What’s better than a monthly five-minute guide to all the early years news that matters?
Well, how about a video too?
This month, we’re trialling a new approach to the monthly Famly Briefing which is accompanied with a video going over all the key talking points.
What do you think? We’d love to know your thoughts on how we could improve – just send out an email to Matt at firstname.lastname@example.org. He’s the chump in the video, and the chump writing these words. And the chump that loves writing in the third person.
1. A new Ofsted Inspection Framework
Ah, so you like it the old-school written way. We dig it.
First up, Ofsted. This month has seen the release of the brand new Inspection Framework proposal, covering everything from early years right up to further education. The proposed framework is now under consultation until 5 April 2019, and will take effect with any confirmed changes at the start of the school year in September. You can have your say here.
The consultation details a shift in inspections towards learning, rather than just ‘teaching to the test’, while there is a new judgement called ‘quality of education’. A separate behaviour judgement will now also be made.
In general, there seem to be lots of positive changes in the proposed framework that many settings have been calling out for.
The sector has responded well to calls to simplify paperwork, put more trust in managers’ knowledge, and to emphasise the increased focus on CoEL. Equally, some concerns have been raised about a shift towards a school-based inspection focus, and the renewed focus on behaviour, which may not be developmentally appropriate in the early years.
Here are some key pieces to read if you want to learn more:
2. Ceeda find huge skills shortage
The Early Years Sector Skills Survey has been published by Ceeda, detailing a worrying overview of the skills level across the sector.
Their findings show that almost four times as many settings report skills shortages among their workers when compared to all other sectors. These skills gaps are having an impact on staff workloads and making it far higher to maintain quality standards, according to the report.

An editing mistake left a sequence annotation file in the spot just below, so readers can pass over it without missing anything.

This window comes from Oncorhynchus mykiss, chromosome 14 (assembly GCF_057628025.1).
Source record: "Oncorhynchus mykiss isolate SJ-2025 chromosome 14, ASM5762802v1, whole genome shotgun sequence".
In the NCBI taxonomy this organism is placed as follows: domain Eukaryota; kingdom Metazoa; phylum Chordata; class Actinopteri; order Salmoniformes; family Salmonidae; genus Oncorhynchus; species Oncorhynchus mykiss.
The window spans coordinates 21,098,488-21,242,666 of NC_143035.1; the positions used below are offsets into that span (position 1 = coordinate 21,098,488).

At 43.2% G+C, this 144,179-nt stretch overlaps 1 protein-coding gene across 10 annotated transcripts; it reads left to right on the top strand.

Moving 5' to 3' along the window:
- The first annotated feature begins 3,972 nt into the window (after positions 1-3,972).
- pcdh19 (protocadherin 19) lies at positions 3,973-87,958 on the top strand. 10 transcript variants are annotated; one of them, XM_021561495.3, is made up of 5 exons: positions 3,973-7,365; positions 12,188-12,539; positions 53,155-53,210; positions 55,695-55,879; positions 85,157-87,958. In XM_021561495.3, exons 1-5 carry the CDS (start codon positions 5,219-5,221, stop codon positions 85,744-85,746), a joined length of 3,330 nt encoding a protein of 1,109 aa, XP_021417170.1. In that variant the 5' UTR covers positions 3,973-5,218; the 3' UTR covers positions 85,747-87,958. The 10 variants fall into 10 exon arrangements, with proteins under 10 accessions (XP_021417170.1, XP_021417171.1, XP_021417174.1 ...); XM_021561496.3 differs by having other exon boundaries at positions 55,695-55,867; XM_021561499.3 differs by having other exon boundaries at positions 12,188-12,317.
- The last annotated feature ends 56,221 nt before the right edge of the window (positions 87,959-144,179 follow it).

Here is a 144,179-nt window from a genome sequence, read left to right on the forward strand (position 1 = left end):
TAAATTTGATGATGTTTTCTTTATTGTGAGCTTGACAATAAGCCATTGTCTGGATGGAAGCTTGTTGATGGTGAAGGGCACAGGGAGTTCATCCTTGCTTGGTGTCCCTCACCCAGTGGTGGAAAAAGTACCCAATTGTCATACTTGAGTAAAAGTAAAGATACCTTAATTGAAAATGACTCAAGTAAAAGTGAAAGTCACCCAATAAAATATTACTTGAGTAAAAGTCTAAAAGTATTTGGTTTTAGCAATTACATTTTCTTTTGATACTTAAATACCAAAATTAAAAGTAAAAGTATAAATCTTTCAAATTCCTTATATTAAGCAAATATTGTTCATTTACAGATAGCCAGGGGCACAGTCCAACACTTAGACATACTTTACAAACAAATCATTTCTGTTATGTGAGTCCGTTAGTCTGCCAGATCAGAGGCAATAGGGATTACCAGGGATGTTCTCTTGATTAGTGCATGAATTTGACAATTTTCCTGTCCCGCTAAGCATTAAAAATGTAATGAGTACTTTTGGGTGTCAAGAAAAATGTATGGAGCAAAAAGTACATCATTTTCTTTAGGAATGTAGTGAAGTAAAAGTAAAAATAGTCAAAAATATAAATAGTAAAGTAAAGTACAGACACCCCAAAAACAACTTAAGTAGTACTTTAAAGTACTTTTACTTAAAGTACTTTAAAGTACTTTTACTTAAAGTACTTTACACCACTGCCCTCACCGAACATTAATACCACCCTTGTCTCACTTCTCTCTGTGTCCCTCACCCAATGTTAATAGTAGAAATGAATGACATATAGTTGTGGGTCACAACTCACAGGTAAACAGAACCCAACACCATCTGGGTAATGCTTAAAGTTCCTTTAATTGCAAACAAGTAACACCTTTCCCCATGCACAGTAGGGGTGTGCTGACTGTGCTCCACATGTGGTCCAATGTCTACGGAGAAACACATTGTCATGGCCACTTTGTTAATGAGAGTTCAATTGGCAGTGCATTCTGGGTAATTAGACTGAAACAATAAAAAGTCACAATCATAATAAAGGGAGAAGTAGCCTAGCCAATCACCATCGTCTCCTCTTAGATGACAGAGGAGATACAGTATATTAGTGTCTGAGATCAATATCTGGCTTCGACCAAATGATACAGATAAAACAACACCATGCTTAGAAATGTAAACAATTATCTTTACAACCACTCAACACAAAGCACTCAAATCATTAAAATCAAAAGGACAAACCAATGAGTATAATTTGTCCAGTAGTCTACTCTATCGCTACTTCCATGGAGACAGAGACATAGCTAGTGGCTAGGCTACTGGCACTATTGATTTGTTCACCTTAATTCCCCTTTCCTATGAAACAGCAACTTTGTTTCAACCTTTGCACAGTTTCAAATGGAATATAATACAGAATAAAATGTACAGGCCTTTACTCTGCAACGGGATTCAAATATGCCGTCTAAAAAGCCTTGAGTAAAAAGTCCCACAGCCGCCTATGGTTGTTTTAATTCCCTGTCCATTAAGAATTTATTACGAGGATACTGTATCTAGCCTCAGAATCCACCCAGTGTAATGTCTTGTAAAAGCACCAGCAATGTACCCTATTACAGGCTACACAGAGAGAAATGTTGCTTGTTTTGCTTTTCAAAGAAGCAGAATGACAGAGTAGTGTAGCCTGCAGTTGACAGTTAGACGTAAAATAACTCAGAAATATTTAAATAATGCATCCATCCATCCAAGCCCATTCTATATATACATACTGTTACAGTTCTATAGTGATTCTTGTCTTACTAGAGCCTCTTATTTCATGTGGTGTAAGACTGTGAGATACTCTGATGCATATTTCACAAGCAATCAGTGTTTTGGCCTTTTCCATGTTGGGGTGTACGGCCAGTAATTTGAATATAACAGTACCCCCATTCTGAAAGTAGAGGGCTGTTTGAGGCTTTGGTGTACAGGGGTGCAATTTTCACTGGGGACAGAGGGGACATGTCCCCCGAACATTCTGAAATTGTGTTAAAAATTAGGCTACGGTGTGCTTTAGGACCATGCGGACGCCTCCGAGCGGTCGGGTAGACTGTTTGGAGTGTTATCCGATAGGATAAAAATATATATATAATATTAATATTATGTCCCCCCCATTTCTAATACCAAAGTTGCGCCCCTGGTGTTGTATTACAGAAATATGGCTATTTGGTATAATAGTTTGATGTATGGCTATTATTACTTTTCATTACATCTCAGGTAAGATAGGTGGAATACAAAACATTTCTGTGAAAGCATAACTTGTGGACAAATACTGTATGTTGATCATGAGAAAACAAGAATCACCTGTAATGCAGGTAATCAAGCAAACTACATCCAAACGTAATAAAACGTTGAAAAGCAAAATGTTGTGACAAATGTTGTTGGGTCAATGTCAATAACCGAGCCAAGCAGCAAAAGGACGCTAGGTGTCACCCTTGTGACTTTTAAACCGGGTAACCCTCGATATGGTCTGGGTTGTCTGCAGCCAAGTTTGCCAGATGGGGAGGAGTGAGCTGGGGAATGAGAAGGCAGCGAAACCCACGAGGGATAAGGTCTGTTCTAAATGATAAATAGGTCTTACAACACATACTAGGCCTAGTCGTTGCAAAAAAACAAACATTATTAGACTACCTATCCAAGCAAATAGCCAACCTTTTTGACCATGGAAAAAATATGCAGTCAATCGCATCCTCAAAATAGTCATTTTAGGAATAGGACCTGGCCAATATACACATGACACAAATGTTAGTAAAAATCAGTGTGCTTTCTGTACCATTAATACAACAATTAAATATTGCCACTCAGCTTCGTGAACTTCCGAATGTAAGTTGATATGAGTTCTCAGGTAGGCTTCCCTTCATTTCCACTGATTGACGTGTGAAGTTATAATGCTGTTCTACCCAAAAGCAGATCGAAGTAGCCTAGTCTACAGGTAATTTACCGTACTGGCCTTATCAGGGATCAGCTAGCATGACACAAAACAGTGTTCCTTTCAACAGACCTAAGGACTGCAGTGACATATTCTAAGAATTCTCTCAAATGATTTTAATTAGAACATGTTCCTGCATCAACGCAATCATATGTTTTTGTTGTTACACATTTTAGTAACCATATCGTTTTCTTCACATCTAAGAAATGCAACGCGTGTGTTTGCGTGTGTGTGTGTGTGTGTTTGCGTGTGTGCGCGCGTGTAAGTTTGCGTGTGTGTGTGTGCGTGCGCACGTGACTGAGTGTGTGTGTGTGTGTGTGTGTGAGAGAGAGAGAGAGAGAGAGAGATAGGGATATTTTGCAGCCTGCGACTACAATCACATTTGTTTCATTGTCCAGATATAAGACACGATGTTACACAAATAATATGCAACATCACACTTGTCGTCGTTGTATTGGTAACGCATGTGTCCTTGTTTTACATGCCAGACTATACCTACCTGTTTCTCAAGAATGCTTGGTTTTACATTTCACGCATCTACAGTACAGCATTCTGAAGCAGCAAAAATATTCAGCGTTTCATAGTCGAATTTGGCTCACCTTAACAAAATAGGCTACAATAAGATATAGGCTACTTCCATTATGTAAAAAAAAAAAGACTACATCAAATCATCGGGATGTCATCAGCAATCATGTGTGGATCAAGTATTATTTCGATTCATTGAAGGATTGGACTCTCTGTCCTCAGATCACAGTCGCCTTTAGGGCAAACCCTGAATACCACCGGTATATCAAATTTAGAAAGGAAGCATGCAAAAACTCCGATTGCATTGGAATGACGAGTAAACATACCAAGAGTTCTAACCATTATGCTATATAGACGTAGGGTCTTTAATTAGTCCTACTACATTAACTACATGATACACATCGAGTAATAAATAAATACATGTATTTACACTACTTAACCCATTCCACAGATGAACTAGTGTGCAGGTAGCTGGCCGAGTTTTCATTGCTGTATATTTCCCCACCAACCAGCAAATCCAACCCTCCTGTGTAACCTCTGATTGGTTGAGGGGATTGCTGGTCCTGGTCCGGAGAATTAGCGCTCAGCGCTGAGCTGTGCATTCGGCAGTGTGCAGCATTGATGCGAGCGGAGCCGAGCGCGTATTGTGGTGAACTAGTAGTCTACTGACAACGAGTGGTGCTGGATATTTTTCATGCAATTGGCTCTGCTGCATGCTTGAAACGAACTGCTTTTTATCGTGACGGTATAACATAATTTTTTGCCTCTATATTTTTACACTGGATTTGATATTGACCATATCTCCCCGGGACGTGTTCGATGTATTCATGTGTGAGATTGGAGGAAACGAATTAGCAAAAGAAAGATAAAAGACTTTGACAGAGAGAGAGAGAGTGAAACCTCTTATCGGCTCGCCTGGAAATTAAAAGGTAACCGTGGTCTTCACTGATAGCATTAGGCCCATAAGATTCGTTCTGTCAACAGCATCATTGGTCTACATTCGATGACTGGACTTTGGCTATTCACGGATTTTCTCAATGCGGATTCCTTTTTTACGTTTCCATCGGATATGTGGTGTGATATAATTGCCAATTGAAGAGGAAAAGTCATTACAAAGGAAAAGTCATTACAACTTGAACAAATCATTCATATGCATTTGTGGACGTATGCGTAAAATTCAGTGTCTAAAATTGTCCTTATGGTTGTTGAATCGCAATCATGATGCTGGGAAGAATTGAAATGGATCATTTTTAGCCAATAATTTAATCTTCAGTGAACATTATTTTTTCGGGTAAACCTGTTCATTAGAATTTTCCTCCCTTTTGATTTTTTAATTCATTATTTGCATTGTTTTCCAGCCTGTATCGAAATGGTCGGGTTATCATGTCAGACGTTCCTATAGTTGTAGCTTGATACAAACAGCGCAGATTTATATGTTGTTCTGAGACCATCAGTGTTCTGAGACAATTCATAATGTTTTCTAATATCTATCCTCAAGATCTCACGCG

+ The reasons behind these numbers are surely multi-faceted. But another report this month showing more than 33% of staff claiming benefits and tax credits combines with the skills report to paint a bleak picture for staff in the sector. It seems ongoing real-term wage cuts, funding shortages, and ever-changing education standards are beginning to take their toll.
+ The report did produce some positive news on directly employed male staff, showing that the number has risen to 4%. It is clear that this is still not high enough, and researchers from the Fatherhood Institute and Lancaster Unviersity have this month launched a two-year study to understand obstacles for men entering the sector and to find solutions to raise the number.
3. How to win friends and influence people
Is preparing children for the big move up to reception class all about maths, reading, and writing skills? Not if you ask the ones that really matter.
The first study of school preparedness to actually survey children themselves has uncovered 25 different priorities children consider important. Chief among them was the social skills necessary to find friends, as well as the confidence to ask for the toilet, being able to play creatively, and other skills not typically measured in school preparedness programmes.
4. Child health in 2019
A follow up to the influential 2017 RCPCH report on the state of child health has received an update two years on. The report paints positive strokes for children in England, celebrating their placement at the heart of NHS reform, and supporting the governments increased movements towards mental health and obesity.
However, as Nursery World reports, it’s not all rosy. Cuts to key public health services and the continued disruption of Brexit is ensuring that these promises are not getting the focus and money they need to bear fruit. The report also notes a lack of improvement in breastfeeding rates, reductions in child poverty and inequality, infant mortality, and tobacco and alcohol control.